The new buzz in town is UAM or urban air mobility, a new mode of air-transportation for carrying both stuff and people. The new modality also demands new types certification definitions for the aircrafts, and ground infrastructure for traffic, guidance and navigation.
Tighter flight envelopes being an inherent requirement, there is a push for all-electric aircrafts. And dominant-electric in the case of hybrid vehicles. One thing to be noted is that, majority of the energy is spent in propulsion whether for horizontal cruise or vertical lift. In addition, actuators such as control surfaces, stabilizing propulsion etc., will also consume significant amount of power.
Urban flights can be of diminutive durations, which may be achieved by existing battery technologies itself, but there are challenges. One is the safety design of the aircraft itself, and another is operational procedures in vertical airports. Issues within aircraft are- discharge profiles in vertical and horizontal maneuvers, range, flight-time, and reserve, pertaining to different designs. An example of operational challenge is: how are aircrafts buffered for battery exchange or recharge? When hundreds of aircrafts start to fly in the low altitude airspace, the smallest crack in safety gets bigger in the collective airspace system. This needs ground-up synthesis of safety cases into battery and management tech.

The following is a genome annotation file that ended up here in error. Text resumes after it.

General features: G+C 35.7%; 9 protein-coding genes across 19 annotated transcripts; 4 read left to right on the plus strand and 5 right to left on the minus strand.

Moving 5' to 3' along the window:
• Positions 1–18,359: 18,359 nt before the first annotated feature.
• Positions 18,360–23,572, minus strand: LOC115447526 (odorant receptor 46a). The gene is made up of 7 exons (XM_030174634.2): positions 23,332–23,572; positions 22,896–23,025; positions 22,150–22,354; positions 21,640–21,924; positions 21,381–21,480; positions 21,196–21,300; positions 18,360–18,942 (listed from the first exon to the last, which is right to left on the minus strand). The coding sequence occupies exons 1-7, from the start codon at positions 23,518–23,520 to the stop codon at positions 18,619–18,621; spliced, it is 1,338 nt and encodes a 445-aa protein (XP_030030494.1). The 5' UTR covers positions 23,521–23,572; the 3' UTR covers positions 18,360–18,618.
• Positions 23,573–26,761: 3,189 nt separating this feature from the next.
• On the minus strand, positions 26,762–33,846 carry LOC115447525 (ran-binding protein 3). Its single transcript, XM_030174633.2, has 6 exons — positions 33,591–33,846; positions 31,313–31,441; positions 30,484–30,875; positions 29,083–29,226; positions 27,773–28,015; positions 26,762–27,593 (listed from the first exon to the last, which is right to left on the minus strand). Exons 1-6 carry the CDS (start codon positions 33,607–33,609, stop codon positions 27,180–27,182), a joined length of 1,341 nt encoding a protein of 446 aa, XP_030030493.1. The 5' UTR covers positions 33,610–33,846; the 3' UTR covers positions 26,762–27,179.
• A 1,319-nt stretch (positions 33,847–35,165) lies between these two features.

An example case is vertical landing burns more battery than takeoff, and how to keep safety profile appropriate. Unlike a Tesla’s 1,300-lb. battery and motor, UAM would need to be much lighter in weight with high-density motors and batteries.
- Understand the concept of UAM and how NASA is pushing both the concept and airspace system
- Anatomy of a safe urban drone/aircrafr/flying car
- Challenges and limitations of existing aircrafts/ATM/air traffic system
Why Is It Important?
Both future passengers and industry makers of UAM aircrafts will benefit from this discourse. Enthusiasts and future passengers will understand how easy or risky it is to have commercial drones and flying-car operations in a metro airspace.
Also, the American aerospace industry will be a wench under Chinese communist government soon. (Read Cirrus aircraft, drones etc.) The existing aerospace industry is sort of subsidized by the government spending and typical innovation cycles are 8 to 10 years for a certified airworthy aircraft system.
UAM is a new framework and a clean-sheet challenge. For pervasive commercial applications, we need both maturity of existing aerospace industry and also be quick to develop newer technologies and achieve manufacturing adulthood at home in the USA. There is a huge potential to spawn an entirely new industry both developing full-systems and subsystems. (Ex: At XAIR, we are searching for newer engine types and composite nylon-based hydraulic actuator systems.)
The scenario for industry is be quick or go home in the global competition.